‘Humbled’ Johnny Borrell hopes to regain golden touch as Razorlight return
- Credit: Archant
The first time I try to contact Johnny Borrell, it doesn’t work. The reason, I soon discover, is because he’s been waiting for my call in a Southern Basque region of France, in a village so remote it only has one working telephone, which is manned in a restaurant by staff who can’t speak English.
The outspoken songwriter, in my imagination at least, must have cut himself off from Britain to live out a fantastical Rimbaud-esque existence; one all too in line with the pretentious, oblivious projections most journalists have previously thrust upon him.
Such an image isn’t without merit, of course. In his heyday fronting indie band Razorlight, Borrell fell out with celebrity girlfriend Kirsten Dunst because he rode a Triumph motorcycle through their London house. About the same time, he quite infamously also became responsible for the quote: “If Dylan’s making the chips, I’m drinking the champagne.”
If you give the media that sort of pompous ammunition, you have to expect the fallout, surely?
“But what… what does that line mean?” he stutters a week after my initial attempt, when I finally pin him down in London.
You may also want to watch:
I don’t know Johnny, but you said it, right?
“Well yeah, I did, but what’s the meaning of it? I always get people saying ‘you called yourself a better songwriter than Bob Dylan’, but I’ve never, ever compared my work to his songs. In that quote, he’s making something, I’m doing something. We’re doing different things!”
- 1 Arsenal pub Tollington Arms listed 'to prevent it being turned into flats'
- 2 'Obscene gestures and racist abuse' made at Islington Council meeting
- 3 'No consultation': Anger Islington cricket pitch could replace park
- 4 Police search for man who exposed himself on Islington 393 bus
- 5 Five times Islington has featured in films and TV series
- 6 Islington man charged with murder of shooting victim Taylor Cox
- 7 Appeal to trace missing Islington school girl, 14
- 8 Largest beer garden in North London being built for Euro 2020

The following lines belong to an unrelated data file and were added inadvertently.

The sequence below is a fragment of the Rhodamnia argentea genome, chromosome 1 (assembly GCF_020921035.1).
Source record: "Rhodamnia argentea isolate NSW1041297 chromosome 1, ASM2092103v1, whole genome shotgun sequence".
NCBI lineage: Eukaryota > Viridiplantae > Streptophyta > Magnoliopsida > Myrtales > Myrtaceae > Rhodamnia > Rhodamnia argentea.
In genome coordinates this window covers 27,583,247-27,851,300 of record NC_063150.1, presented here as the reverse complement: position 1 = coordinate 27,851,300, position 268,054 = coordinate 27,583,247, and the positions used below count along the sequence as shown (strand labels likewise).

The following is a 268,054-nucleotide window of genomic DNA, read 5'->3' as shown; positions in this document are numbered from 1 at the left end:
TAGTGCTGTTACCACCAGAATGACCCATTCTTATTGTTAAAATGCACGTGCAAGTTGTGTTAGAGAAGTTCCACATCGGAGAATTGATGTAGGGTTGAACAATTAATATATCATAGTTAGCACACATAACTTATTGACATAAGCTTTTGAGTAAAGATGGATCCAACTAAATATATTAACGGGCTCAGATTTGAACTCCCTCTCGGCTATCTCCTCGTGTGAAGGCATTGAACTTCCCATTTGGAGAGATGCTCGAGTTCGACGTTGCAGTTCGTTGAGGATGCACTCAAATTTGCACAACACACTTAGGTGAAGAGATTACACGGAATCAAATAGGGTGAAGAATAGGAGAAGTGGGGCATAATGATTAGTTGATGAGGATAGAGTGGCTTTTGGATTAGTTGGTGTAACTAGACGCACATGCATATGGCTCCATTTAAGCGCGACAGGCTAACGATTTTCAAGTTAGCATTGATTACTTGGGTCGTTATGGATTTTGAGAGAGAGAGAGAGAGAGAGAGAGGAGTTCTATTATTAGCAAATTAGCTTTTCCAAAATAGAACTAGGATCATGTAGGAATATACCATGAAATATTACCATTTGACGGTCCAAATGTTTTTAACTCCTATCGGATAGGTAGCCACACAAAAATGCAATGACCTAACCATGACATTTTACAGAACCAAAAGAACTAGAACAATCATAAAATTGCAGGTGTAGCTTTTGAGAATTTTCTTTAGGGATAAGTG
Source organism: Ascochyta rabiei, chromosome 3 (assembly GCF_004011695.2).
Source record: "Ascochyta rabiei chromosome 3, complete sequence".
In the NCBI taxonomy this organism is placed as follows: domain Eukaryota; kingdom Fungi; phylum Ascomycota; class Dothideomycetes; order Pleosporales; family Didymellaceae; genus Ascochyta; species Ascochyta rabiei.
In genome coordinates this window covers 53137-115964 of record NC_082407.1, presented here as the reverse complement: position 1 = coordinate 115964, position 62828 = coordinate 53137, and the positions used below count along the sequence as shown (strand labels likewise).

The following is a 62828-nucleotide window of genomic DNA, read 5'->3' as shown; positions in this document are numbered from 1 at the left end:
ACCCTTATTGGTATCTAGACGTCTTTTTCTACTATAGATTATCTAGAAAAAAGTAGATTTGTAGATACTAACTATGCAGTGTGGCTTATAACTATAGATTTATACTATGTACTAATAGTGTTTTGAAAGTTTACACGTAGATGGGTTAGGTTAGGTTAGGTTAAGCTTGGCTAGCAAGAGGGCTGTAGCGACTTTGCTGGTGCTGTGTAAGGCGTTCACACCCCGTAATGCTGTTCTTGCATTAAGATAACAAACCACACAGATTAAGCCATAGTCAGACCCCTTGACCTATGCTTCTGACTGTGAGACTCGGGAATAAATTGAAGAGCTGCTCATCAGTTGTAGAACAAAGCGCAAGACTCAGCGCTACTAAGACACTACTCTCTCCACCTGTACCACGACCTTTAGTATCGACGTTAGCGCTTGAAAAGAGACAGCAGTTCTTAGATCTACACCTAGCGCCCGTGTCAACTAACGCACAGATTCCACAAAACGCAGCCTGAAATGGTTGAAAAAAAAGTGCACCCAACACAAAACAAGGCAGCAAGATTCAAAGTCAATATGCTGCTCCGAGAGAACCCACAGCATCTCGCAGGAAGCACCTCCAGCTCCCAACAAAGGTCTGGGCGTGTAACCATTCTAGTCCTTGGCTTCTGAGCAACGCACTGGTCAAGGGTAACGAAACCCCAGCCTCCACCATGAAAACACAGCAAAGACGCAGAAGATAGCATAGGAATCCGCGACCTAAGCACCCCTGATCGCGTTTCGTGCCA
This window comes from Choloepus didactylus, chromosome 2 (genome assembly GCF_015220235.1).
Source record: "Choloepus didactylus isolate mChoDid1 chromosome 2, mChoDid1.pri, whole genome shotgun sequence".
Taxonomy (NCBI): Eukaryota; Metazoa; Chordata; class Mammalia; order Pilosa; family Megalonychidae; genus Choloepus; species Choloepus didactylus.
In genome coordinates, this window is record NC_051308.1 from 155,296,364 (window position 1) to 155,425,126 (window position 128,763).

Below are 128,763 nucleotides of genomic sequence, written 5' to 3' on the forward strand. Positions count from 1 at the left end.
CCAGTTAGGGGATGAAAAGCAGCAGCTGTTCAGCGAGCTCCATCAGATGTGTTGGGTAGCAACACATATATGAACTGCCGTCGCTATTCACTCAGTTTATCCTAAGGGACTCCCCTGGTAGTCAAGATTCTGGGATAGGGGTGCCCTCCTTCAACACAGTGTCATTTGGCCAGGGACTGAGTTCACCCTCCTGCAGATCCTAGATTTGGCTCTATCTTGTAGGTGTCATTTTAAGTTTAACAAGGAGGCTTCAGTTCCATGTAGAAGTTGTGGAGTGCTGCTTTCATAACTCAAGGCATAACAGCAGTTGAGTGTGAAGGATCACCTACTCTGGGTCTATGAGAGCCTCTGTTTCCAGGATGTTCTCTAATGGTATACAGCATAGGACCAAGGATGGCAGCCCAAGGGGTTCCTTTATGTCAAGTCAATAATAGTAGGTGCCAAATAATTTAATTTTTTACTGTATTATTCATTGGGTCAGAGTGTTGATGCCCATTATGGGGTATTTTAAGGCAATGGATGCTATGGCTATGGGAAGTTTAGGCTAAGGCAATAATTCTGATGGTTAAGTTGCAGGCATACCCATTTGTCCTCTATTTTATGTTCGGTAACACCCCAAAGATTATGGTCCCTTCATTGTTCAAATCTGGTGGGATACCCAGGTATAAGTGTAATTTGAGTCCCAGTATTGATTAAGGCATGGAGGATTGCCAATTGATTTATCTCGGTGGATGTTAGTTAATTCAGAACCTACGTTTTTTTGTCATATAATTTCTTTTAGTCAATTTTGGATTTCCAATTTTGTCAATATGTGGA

- 9 Disruptions to your journey by car and train around Islington and Hackney
- 10 Tollington Arms landlord relieved at rent moratorium extension
It becomes evident, as Borrell admits himself, that he still doesn’t really understand what he was trying to say. Throughout his career, perhaps that has been the problem. Even now, during a very engrossing conversation, his mouth often moves before his mind and you can understand why so many before have come away with David Brent-esque comedy gold.
In many ways, however, this is a shame. For beneath the undoubted bravado and tiresome justification, the man’s genuine passion for music shines through.
His most recent solo venture, Johnny Borrell and Zazou – an ambitious blues and tango ensemble – is certainly evidence of a wide musical appreciation that was both built and realised during his upbringing in Muswell Hill.
“One of the best things that ever happened to me was here in 2005 when, sitting at home with a terrible hangover, the phone rang. ‘Hello Johnny, it’s Ray Davies, I’m down in our studio at the moment in Konk’.
“I thought ‘f*** off’ and put the phone down. He phoned me back straight away, saying, ‘Hi Johnny, no, it really is Ray. I’m here with Elvis Costello and we’re re-recording some of our old songs if you want to come down and play guitar’. The car had already started before I put the phone down; I mean Ray is just a huge, huge hero… I can’t express how happy I was.”
Famously, the early years of the 34-year-old’s musical career saw him starting out as a member of fellow indie royalty, The Libertines, before he left to form Razorlight. Hanging out with the former was just a way for all of them to spend carefree days drinking, laughing and listening to music.